Lois Russell

When I began making baskets in the 1980s, I made very useful baskets. Now I make very useless baskets.

I have worked with fiber all my life, knitting, weaving, sewing, hooking rugs with my grandmothers…and I still do all these things, but it is basketry that feels like home.

I have trouble working anything flat and find myself drawn to vessels…boats, bowls, baskets, coffee cups, buildings…because they interact with the space around them. They keep things in; they keep things out. They turn nothing into a space. Magic.

And I find myself drawn to basketry specifically because there is no end to the possibilities. Baskets are an invitation to play with shape, color and texture. The historical traditions are rich and the materials are everywhere. I have a machete in my car so I am prepared for any roadside vine, and I have a collection of those wonderful bright net bags the onions come in. I am sure they will be transformed someday.

But, for me, the strongest pull of baskets is that they seem so profoundly human. To my mind the first basket was two hands cupped together with the fingers intertwined.

I have studied with basket makers throughout North America to learn traditional techniques and work with the many traditional basketry materials. I have coiled pine needles and pulled cedar bark off trees.

In recent years I have focused on twining waxed linen thread although I still turn to coiling and knotting when my fingers beg for variation. And I return to bark and splint once in a while just to remind myself where this all comes from.

Most of my work now is sculptural and involves building baskets with “patches” of different twined patterns. I loved old patchwork quilts as a child and used to spend hours examining the patches, which in those days really did come from old shirts and dresses. They were full of design and history. Today I am making patchwork vessels.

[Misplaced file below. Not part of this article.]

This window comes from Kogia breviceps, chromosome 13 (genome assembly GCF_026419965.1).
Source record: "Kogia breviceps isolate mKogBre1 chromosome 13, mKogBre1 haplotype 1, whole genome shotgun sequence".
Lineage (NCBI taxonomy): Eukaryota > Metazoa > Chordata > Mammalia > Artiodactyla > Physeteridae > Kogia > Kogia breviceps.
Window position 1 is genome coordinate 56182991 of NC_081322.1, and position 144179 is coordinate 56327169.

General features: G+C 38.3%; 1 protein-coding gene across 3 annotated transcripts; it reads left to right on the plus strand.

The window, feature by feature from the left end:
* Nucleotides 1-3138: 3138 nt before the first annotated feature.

I have developed techniques to create dramatic changes in shaping and added an inner wall, both to add stability and to set a more orderly field of color in contrast to the chaos on the outer wall.

In the past decade, my work has been featured in magazines and included in *500 Baskets*. It has been recognized with inclusion in exhibitions and honored with a variety of awards. I am grateful.

Basketry has become my world. I collect both historical and contemporary work. I teach when I can find time and I occasionally give a lecture or a gallery talk or work on exhibitions as a curator or juror.

In addition to my involvement with my regional guild and NBO, I am on the board of Craft Emergency Relief Fund (CERF+). My home in Boston was on a neighborhood house tour to raise money for a local organization a couple of years ago and I am now known as “the basket lady.” I love it.

Web site: www.loisrussell.com

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